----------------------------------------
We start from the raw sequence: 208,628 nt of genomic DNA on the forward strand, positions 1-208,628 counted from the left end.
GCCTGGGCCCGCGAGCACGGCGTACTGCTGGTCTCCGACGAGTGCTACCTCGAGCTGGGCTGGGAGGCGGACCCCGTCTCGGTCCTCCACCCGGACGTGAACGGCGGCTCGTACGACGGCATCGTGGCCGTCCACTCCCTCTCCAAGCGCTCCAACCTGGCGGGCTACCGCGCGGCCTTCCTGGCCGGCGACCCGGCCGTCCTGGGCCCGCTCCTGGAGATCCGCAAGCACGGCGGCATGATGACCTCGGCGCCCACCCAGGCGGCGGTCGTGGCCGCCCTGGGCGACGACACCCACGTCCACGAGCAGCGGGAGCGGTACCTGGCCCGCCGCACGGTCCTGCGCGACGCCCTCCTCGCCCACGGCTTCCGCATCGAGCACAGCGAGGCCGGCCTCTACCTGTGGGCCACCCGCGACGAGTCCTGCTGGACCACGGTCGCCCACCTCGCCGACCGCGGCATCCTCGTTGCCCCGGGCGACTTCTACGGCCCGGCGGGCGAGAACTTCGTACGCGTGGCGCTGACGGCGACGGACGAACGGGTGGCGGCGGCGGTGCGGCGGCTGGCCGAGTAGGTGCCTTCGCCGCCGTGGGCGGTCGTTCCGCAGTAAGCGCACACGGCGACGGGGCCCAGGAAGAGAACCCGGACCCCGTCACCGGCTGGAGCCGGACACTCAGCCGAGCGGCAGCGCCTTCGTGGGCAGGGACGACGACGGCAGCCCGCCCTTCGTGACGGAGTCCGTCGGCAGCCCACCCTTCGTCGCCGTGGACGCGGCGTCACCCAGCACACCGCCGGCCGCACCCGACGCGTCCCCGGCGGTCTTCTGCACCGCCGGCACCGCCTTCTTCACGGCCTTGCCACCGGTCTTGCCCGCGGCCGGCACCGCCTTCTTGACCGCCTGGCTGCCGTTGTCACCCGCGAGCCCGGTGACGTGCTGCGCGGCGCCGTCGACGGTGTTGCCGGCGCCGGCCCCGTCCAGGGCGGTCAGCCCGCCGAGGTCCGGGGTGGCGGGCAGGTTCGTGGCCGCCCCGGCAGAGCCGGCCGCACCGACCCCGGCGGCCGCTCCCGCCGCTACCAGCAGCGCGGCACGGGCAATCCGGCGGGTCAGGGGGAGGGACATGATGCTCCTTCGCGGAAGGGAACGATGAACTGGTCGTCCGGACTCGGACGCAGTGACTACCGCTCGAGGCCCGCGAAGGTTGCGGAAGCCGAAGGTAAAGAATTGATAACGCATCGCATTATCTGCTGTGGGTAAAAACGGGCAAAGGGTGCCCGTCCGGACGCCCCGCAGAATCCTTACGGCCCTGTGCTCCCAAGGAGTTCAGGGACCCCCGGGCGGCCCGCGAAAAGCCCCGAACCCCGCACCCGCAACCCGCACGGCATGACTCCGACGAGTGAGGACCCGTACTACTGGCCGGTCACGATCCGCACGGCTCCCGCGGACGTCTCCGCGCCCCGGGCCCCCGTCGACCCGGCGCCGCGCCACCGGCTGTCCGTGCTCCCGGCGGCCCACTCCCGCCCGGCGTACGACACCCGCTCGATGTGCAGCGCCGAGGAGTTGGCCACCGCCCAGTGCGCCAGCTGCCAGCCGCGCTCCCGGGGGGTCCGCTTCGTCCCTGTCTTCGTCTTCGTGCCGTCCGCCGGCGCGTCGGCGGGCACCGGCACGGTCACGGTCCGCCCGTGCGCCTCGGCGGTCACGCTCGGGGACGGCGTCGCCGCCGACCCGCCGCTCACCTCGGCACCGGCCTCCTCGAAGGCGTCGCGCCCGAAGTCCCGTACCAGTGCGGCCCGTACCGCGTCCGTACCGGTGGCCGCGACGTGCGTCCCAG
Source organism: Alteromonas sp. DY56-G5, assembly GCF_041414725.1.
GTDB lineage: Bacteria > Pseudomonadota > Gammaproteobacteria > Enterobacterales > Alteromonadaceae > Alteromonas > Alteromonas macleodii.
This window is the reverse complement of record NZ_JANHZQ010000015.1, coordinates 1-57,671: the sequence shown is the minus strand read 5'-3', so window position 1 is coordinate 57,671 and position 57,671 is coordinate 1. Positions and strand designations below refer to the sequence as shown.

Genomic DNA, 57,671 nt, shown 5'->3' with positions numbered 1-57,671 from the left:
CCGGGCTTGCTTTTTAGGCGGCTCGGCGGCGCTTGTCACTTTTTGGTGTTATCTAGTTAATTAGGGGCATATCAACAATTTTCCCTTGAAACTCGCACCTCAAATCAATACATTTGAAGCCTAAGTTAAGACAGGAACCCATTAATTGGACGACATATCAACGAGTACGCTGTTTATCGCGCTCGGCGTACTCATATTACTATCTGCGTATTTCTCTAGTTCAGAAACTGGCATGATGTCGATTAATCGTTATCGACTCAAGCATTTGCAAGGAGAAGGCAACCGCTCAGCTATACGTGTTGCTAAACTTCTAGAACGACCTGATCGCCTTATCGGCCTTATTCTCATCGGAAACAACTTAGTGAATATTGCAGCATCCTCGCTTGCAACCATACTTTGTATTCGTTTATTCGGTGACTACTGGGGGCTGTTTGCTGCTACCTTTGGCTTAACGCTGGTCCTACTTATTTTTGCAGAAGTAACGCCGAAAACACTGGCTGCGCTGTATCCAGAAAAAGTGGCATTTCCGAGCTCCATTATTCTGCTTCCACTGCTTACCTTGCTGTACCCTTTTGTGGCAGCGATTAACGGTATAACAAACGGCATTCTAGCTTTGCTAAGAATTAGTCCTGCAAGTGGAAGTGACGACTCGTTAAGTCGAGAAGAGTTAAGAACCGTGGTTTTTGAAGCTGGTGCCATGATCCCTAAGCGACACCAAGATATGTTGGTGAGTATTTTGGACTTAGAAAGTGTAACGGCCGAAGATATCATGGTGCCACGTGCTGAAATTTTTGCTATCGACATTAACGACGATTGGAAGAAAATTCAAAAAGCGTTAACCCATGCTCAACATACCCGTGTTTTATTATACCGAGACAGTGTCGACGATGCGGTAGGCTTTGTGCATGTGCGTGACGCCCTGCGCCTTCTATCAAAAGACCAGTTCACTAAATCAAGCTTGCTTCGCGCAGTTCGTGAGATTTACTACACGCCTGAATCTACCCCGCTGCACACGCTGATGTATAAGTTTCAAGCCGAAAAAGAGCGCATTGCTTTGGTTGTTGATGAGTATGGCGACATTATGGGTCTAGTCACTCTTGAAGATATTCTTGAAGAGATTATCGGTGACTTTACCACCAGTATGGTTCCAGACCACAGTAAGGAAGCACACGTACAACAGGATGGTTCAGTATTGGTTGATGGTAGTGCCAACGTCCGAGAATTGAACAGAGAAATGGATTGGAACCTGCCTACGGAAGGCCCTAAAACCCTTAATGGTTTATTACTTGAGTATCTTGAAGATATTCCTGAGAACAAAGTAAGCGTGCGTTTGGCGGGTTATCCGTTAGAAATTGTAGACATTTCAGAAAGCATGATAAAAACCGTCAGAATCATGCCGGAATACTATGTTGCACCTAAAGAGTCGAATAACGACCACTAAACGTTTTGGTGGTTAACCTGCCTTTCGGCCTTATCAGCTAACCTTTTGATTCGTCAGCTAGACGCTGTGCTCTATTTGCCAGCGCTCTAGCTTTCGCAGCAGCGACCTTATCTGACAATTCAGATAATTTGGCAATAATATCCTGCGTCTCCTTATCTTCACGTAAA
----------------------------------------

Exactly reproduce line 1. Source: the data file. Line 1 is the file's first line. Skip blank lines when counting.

We start from the raw sequence: 208,628 nt of genomic DNA on the forward strand, positions 1-208,628 counted from the left end.